“My job is to protect this funding that you provide the police department to do its job,” Westrick said. “When I, as a leader, see us losing six officers in two years, that is a lot of money leaving our area when we’ve spent this time training them. Many of them we’ve trained in highly-advanced specialties, which is expensive to get them in there.”
Luna asked Westrick how many positions needed to be filled. The chief said there were two open positions, adding that he possibly had a grant position opening up soon. Luna asked if some of the training costs were reimbursable. Westrick said some training was reimbursable up to 100 percent.
Mayor Ignacio Velazquez asked if there were a minimum amount of time that officers had to stay with the city if they received a bonus.
“If they complete probation and get their check and the next day they say, ‘Thank you for the check, but I’m moving to get paid a higher wage where I really wanted to work,’ what are we doing to make sure that’s not going to happen?” he asked.
Westrick said that’s the universal question of every agency in California.
“The short answer is, there’s not a lot you can do about it,” he said. “That’s why we need to work on the retention part of it.”
Velazquez still had problems with the issue, questioning its open-endedness and saying that with the training, the officer is worth more money to another city.
“There has to be some clarity in there,” he insisted, “to make sure that’s not going to happen.”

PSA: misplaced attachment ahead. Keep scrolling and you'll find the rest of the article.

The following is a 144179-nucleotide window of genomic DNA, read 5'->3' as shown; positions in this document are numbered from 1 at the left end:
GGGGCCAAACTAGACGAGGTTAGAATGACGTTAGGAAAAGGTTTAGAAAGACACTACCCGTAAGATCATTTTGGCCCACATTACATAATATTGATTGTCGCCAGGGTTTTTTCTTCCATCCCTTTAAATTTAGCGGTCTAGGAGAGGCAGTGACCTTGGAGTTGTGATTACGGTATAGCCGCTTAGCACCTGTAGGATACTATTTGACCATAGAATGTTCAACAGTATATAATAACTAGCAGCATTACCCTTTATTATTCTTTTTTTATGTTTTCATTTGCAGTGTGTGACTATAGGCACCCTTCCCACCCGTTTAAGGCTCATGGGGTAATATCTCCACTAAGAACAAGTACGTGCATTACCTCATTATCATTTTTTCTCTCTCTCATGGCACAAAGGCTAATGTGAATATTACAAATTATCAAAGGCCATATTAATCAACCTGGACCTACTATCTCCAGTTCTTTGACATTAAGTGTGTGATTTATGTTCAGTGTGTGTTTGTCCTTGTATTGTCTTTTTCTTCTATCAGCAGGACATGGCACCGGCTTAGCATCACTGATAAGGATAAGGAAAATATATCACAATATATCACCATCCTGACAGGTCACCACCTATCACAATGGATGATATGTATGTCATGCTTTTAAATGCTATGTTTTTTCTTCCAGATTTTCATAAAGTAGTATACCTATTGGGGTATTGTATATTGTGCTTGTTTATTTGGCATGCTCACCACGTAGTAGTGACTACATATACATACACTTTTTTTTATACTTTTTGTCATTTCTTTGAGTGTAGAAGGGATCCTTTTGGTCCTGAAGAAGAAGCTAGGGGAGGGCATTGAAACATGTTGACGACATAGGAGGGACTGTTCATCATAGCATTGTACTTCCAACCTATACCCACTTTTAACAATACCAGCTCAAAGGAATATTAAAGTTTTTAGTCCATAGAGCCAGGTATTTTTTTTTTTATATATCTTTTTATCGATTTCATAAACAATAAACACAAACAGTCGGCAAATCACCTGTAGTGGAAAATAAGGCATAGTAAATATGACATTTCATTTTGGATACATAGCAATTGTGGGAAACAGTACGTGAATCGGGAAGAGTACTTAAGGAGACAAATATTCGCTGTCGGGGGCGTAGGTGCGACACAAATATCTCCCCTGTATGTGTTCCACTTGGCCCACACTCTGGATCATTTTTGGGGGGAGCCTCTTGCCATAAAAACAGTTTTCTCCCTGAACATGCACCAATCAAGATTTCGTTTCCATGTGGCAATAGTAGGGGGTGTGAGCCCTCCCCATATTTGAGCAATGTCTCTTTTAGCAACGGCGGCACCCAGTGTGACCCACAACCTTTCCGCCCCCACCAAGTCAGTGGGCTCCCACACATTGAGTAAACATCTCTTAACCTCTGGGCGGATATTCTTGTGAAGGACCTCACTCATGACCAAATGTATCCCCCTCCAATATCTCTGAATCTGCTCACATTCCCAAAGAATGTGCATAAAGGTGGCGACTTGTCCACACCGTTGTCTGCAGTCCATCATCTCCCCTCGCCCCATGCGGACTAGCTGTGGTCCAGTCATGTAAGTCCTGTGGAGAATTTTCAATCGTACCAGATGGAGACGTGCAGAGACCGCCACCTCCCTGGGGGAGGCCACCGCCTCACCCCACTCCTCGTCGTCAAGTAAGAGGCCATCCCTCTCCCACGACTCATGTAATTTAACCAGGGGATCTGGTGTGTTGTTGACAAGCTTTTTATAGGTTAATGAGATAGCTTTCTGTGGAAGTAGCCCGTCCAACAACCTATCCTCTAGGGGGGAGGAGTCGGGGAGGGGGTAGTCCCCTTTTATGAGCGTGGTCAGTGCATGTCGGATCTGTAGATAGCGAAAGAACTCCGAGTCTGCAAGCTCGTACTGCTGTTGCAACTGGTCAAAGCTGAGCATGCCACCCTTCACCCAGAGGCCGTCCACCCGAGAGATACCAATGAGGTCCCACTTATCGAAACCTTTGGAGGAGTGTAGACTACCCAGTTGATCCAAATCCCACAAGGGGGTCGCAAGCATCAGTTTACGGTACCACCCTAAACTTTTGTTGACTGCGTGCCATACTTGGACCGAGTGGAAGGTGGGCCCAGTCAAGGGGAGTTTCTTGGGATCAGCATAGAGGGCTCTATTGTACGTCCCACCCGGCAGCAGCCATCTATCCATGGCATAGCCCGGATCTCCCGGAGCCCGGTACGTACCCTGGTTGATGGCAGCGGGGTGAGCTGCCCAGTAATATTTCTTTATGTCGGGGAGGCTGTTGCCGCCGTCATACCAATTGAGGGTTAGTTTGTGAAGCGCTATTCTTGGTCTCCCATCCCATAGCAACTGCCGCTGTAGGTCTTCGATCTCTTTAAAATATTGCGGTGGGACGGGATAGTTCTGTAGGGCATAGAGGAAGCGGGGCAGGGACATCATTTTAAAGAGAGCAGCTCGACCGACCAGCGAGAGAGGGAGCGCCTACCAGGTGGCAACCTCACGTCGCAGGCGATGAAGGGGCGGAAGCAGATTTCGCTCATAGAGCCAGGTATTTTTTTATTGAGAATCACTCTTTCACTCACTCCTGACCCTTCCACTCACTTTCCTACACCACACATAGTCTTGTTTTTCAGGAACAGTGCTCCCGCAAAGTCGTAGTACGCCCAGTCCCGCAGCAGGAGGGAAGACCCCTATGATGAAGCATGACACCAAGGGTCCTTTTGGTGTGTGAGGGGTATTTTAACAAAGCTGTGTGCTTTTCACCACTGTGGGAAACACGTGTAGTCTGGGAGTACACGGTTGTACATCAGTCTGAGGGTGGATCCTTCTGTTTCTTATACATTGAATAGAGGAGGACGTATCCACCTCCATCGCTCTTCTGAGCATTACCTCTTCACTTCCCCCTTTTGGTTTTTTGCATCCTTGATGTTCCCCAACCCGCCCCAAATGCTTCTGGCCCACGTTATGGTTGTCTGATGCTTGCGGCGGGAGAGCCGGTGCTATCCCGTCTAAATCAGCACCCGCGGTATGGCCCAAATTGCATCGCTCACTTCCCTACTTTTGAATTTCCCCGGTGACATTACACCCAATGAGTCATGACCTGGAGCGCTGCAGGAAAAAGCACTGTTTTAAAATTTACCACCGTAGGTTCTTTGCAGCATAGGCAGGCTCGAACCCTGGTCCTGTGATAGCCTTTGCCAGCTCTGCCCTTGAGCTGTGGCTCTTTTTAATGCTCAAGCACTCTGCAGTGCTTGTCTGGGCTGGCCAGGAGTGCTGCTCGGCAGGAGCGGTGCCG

“You’re asking about some kind of contract?” Westrick asked.
“What can we do to look for people who are more committed?” Velazquez said. “If we’re going to chase people for money the problem becomes they’re always chasing money. We’re looking for people who want to live and work here and have their career here.”
Westrick said: “In the 90s we tried to do contracts and a lot of cities and counties were sued. There hasn’t been a lot of success with those. There are other things we can do and that’s the conversation we need to have with retention.”
When the mayor still seemed hesitant about passing the resolution without some sort of guarantee, Avera cautioned the council: “Contracts go both ways. You may run into a situation where you’ve hired somebody and the next day you may need to lay them off. You don’t want to be in a situation where you have a contract that requires them to be here for three or four years because they received a bonus. Chief Westrick is absolutely correct. You work on other methods of retention.”
Velazquez then wanted to know about the $2,000 bonus that would go to a “recruiter,” and asked if that was a professional recruiter or anyone in the community who recommends someone for the department. Westrick said a recruiter would be a police officer within the department who recommends someone, gets them hired, and then mentors them through probation.
During the public comment discussion of the resolution, Marty Richman agreed with Avera that a contract could bring trouble to the city. He said there needs to be a more comprehensive understanding of the police department, stating that it simply might be too small to encourage someone to stay, thinking they could advance. He likened it to the military, where the professionals stayed while the younger troops had to keep moving in order to advance.
Richman said it was his understanding that quite a few public safety people live in Hollister and commute to other cities. He said Hollister will never be able to pay what other, larger cities pay and recommended that Hollister should be “poaching” officers from those cities.
“There’s no nice way to put it,” he said. “We ought to go to them and say ‘we can save you five hours a day in the commute and all the aggravation that goes with it. Time is money. You want to spend more time with your family? Come here. We need to gather that information of how many people are commuting and once you take off all the hours it takes to drive to work and all the hours they spend on the road, how much less are they really making?”